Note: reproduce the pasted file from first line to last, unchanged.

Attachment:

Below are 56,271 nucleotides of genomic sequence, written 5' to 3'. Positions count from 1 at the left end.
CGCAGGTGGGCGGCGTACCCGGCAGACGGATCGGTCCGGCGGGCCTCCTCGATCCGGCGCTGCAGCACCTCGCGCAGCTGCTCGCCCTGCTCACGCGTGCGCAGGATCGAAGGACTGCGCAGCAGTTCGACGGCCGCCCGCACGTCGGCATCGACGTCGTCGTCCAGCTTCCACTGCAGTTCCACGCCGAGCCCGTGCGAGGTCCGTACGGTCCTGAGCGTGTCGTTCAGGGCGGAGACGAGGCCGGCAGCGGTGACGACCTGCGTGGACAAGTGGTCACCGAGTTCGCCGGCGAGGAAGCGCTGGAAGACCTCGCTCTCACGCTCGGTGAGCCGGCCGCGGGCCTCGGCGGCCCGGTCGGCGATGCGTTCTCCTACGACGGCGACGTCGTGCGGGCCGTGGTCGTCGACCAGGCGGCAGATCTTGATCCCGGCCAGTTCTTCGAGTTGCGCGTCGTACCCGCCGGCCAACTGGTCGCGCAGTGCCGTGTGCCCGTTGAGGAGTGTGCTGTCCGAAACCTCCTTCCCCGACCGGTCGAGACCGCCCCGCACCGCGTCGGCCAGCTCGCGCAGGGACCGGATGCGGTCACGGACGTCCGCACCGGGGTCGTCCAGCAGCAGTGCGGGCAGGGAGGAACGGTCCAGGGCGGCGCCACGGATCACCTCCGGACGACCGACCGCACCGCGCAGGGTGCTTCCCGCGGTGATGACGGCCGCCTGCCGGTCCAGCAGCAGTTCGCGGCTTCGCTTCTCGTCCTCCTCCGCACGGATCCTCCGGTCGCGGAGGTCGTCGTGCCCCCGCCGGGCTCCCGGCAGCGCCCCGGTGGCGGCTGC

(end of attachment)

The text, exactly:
Below are 56,271 nucleotides of genomic sequence, written 5' to 3'. Positions count from 1 at the left end.
CGCAGGTGGGCGGCGTACCCGGCAGACGGATCGGTCCGGCGGGCCTCCTCGATCCGGCGCTGCAGCACCTCGCGCAGCTGCTCGCCCTGCTCACGCGTGCGCAGGATCGAAGGACTGCGCAGCAGTTCGACGGCCGCCCGCACGTCGGCATCGACGTCGTCGTCCAGCTTCCACTGCAGTTCCACGCCGAGCCCGTGCGAGGTCCGTACGGTCCTGAGCGTGTCGTTCAGGGCGGAGACGAGGCCGGCAGCGGTGACGACCTGCGTGGACAAGTGGTCACCGAGTTCGCCGGCGAGGAAGCGCTGGAAGACCTCGCTCTCACGCTCGGTGAGCCGGCCGCGGGCCTCGGCGGCCCGGTCGGCGATGCGTTCTCCTACGACGGCGACGTCGTGCGGGCCGTGGTCGTCGACCAGGCGGCAGATCTTGATCCCGGCCAGTTCTTCGAGTTGCGCGTCGTACCCGCCGGCCAACTGGTCGCGCAGTGCCGTGTGCCCGTTGAGGAGTGTGCTGTCCGAAACCTCCTTCCCCGACCGGTCGAGACCGCCCCGCACCGCGTCGGCCAGCTCGCGCAGGGACCGGATGCGGTCACGGACGTCCGCACCGGGGTCGTCCAGCAGCAGTGCGGGCAGGGAGGAACGGTCCAGGGCGGCGCCACGGATCACCTCCGGACGACCGACCGCACCGCGCAGGGTGCTTCCCGCGGTGATGACGGCCGCCTGCCGGTCCAGCAGCAGTTCGCGGCTTCGCTTCTCGTCCTCCTCCGCACGGATCCTCCGGTCGCGGAGGTCGTCGTGCCCCCGCCGGGCTCCCGGCAGCGCCCCGGTGGCGGCTGC